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More Than He Bargained For. [Newspaper Article] — Amador Ledger — 6 April 1900
More Than He Bargained For. One evening when a traveling circus was on Its way to a largo town the proprietor resolved to make a halt for a few hours at a village some two or three miles from the town. ■ So an agent was sent on In advance to the village to secure a favorable field for the rest by the wayside. Noticing a large and suitable field, he sought out the owner and told him he would like to turn something out in the field for an hour or so before going tin to the town and concluded by asking bow much he required for the use of the field. "Well," said the farmer, "I suppose half a crown won't hurt you." "That," was the ready reply, "will do very well. But perhaps you don't mind taking a crown," an offer the Eomewhat astonished yeoman was only too glad to accept' Fancy his surprise when, a few hours afterward, a herd of elephants, a dozen dromedaries and about 200 horses and ponies had not only been turned out Into the field, but were fairly wiping the herbage out of existence...
A Question of Grammar. [Newspaper Article] — Amador Ledger — 6 April 1900
A Question of Grammar. "Ain't you got any sense?" asked the 4-year-old daughter of the man who doesn't believe in corporal punishment "Why, my dear," said the father reprovingly, "aren't you ashamed to talk to papa that way?" "Excuse me, papa," she answered. "1 meaned to say isn't you got any sense?" —Indianapolis News.
Soldiers Avoid the flcan. [Newspaper Article] — Amador Ledger — 6 April 1900
Soldiers Avoid the flcan. "I hare noticed," said the old soldier, "that there Is one vegetable 'which the veterans of the civil war religiously avoid. That is the bean. It proved a very staying article, but after we had campaigned on it from Shiloh to Nashville and from Antlctam to the Wilderness we were ready to cry 'Enough!' I understand it is used but sparingly in the kitchens of soldiers' homes. It will take another generation to rehabilitate this vegetable in the affection of the American people."— New York Hall «3S&amp;&gt;?M|&lt;.
LIMITS OF SEED VITALITY. [Newspaper Article] — Amador Ledger — 6 April 1900
LIMITS OF SEED VITALITY. Ifo Troth In Stories of Germination After Thousands of Years. "The statement Is frequently, made In the popular press," said Professor L. H. Pammel, government botanist, "that seeds have retained their vitality for a long time. Thus It Is stated that wheat under some conditions has preserved Its vitality for 50. or 100 years. It has frequently been stated that wheat taken from Egyptian monuments germinated, but In not a single i-ase is this germination authenticated. Not a single grain taken from an ancient Egyptian sarcophagus and sown by various persons has ever been known to germinate, and the conditions for preserving the seed In these Egyptian monuments are better than In the soiL They are protected from the Mr and variations of temperature. The experiment which has been most talked of Is that of the Count of Steraberg at Prague. He had received the grains from a trustworthy traveler, who told him that they were taken from a sarcophagus. It Is said that...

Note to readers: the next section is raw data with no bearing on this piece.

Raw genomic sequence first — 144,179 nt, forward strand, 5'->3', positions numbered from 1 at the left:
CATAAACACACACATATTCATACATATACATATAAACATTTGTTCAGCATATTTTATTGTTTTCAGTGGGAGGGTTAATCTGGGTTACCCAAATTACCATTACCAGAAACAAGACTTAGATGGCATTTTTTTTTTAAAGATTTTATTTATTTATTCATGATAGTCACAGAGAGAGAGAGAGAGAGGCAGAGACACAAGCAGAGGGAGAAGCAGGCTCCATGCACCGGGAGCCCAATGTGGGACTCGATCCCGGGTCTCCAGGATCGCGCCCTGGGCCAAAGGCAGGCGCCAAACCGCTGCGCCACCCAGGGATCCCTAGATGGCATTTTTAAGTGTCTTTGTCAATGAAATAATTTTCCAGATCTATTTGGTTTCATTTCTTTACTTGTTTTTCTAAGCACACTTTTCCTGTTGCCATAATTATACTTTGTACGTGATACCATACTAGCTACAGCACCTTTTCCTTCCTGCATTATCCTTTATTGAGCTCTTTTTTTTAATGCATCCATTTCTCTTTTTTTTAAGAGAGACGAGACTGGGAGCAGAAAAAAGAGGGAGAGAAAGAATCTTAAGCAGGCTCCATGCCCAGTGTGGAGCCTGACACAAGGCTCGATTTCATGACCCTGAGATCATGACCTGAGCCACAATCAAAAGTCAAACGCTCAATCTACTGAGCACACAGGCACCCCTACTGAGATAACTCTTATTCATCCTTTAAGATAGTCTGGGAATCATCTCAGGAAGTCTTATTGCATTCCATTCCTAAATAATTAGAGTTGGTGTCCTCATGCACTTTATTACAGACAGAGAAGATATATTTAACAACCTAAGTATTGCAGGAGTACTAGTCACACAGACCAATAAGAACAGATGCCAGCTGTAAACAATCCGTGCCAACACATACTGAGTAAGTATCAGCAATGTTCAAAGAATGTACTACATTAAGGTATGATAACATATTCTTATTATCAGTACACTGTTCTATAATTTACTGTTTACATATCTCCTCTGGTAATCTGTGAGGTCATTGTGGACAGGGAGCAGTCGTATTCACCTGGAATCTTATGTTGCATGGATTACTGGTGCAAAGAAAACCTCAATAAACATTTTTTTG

BOOKS' NARROW ESCAPES. [Newspaper Article] — Amador Ledger — 6 April 1900
BOOKS' NARROW ESCAPES. Vlrsrll's "/Eneld," Works of Aristotle and Talmud Saved by Good Lncb, Three of the greatest books in the world have narrowly escaped destruction, the "^Eneld" of Virgil, the works of Aristotle and the great body of Jewish tradition represented by the Talmud. It is recorded that Virgil on his deathbed sought to burn the only copy of the ".iEneld," as he had not revised it, and when he was foiled in this he ordered his executors, Varro and Tucca, not to give it to the world, a direction which was disregarded by order of the Emperor Augustus. -. , The works of Aristotle suffered from neglect. Thej* lay many years buried In a cellar, and when, by mere accident they were at last unearthed, they were so damaged by damp and dirt that In many passng'es they are hopelessly corrupt.^ How great would have been the .loss of this work to the human race may be judged from the fact that everything that was known in the middle agss of the arts and sciences was derived directl...